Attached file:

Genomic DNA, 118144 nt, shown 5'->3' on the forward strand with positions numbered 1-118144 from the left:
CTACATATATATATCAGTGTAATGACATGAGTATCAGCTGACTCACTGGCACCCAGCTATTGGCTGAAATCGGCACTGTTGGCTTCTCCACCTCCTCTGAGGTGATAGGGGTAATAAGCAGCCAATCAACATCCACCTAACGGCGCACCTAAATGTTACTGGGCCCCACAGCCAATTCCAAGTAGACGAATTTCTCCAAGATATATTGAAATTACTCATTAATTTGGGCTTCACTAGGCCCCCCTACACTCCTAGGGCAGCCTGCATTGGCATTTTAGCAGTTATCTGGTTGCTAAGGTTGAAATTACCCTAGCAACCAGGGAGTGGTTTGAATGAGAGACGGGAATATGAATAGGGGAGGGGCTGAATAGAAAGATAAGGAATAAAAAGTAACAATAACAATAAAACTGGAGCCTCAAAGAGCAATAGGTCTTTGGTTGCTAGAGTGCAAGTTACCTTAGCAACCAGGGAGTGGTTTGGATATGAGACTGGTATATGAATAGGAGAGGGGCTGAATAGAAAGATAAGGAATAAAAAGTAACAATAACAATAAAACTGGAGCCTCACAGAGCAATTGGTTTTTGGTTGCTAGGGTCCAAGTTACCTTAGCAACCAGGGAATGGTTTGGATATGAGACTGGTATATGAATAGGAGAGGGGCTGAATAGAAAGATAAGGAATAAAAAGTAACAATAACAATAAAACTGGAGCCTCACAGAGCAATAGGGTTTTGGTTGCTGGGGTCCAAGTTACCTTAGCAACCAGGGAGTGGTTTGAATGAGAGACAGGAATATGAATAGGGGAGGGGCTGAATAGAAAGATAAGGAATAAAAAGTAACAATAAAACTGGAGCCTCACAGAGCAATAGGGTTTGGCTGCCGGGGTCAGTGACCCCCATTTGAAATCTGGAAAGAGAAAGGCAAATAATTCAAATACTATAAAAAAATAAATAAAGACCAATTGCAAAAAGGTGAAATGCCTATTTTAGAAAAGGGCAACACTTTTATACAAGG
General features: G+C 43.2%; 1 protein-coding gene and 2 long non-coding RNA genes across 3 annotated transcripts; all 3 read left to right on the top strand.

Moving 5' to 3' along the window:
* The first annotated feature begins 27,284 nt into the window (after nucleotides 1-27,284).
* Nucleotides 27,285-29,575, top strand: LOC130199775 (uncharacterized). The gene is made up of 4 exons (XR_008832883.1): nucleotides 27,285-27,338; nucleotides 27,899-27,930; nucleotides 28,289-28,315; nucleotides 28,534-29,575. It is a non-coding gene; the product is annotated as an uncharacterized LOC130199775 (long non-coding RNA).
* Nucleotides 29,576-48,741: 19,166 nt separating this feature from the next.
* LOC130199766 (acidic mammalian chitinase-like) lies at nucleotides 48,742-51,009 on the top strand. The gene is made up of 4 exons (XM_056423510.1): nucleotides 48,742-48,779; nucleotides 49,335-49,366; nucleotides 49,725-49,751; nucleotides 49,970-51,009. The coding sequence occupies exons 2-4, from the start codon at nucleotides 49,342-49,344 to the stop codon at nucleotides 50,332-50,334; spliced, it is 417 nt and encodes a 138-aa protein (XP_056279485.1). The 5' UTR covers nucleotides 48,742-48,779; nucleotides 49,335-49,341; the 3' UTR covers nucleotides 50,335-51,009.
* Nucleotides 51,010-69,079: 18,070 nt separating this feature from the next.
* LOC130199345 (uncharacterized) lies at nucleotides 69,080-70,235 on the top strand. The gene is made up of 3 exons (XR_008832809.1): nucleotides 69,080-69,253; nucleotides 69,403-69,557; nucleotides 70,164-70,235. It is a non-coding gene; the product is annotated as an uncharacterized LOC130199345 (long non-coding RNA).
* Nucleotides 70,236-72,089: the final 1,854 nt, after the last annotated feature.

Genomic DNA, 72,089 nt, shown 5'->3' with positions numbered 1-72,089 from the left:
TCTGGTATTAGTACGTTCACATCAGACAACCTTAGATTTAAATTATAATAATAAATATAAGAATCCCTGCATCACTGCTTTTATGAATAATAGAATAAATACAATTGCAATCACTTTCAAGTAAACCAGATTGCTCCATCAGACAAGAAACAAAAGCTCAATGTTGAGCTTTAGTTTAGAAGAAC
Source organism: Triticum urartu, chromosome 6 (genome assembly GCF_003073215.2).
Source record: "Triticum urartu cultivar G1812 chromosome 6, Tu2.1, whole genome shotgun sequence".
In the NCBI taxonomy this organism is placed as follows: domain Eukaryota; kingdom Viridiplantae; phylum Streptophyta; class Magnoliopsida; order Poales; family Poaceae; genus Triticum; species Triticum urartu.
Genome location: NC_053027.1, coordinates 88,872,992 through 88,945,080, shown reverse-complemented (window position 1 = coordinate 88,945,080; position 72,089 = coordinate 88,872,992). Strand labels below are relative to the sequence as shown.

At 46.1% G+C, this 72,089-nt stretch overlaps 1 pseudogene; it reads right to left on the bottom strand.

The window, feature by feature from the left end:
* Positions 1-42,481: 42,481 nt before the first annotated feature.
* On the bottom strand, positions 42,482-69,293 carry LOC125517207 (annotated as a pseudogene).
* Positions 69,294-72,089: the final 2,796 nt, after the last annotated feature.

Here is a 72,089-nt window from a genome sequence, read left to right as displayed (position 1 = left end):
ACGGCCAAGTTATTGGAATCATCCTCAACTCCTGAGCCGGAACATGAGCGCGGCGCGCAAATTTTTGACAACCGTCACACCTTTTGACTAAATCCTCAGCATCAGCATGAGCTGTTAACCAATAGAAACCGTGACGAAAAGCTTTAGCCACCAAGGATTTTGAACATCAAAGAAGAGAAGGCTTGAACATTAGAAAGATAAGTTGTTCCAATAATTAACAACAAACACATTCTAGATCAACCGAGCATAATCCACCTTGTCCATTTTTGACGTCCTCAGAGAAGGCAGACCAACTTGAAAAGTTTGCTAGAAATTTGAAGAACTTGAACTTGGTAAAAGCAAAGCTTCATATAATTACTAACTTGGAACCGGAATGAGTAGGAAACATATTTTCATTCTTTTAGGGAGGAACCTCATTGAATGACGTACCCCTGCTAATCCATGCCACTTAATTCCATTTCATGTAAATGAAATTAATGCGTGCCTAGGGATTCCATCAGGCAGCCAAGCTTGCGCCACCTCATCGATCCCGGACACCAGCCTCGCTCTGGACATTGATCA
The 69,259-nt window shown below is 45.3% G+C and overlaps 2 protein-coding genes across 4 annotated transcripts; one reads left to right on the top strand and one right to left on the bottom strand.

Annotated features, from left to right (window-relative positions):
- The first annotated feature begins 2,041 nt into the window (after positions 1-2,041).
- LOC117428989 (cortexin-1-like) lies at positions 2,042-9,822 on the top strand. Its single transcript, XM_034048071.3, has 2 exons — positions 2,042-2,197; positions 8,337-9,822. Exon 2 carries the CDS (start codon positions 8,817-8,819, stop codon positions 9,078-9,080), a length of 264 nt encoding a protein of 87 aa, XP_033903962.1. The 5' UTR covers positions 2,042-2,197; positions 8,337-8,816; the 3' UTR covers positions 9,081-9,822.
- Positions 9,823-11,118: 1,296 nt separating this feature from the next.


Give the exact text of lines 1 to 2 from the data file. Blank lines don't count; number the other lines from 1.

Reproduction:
Genomic DNA, 118144 nt, shown 5'->3' on the forward strand with positions numbered 1-118144 from the left:
CTACATATATATATCAGTGTAATGACATGAGTATCAGCTGACTCACTGGCACCCAGCTATTGGCTGAAATCGGCACTGTTGGCTTCTCCACCTCCTCTGAGGTGATAGGGGTAATAAGCAGCCAATCAACATCCACCTAACGGCGCACCTAAATGTTACTGGGCCCCACAGCCAATTCCAAGTAGACGAATTTCTCCAAGATATATTGAAATTACTCATTAATTTGGGCTTCACTAGGCCCCCCTACACTCCTAGGGCAGCCTGCATTGGCATTTTAGCAGTTATCTGGTTGCTAAGGTTGAAATTACCCTAGCAACCAGGGAGTGGTTTGAATGAGAGACGGGAATATGAATAGGGGAGGGGCTGAATAGAAAGATAAGGAATAAAAAGTAACAATAACAATAAAACTGGAGCCTCAAAGAGCAATAGGTCTTTGGTTGCTAGAGTGCAAGTTACCTTAGCAACCAGGGAGTGGTTTGGATATGAGACTGGTATATGAATAGGAGAGGGGCTGAATAGAAAGATAAGGAATAAAAAGTAACAATAACAATAAAACTGGAGCCTCACAGAGCAATTGGTTTTTGGTTGCTAGGGTCCAAGTTACCTTAGCAACCAGGGAATGGTTTGGATATGAGACTGGTATATGAATAGGAGAGGGGCTGAATAGAAAGATAAGGAATAAAAAGTAACAATAACAATAAAACTGGAGCCTCACAGAGCAATAGGGTTTTGGTTGCTGGGGTCCAAGTTACCTTAGCAACCAGGGAGTGGTTTGAATGAGAGACAGGAATATGAATAGGGGAGGGGCTGAATAGAAAGATAAGGAATAAAAAGTAACAATAAAACTGGAGCCTCACAGAGCAATAGGGTTTGGCTGCCGGGGTCAGTGACCCCCATTTGAAATCTGGAAAGAGAAAGGCAAATAATTCAAATACTATAAAAAAATAAATAAAGACCAATTGCAAAAAGGTGAAATGCCTATTTTAGAAAAGGGCAACACTTTTATACAAGG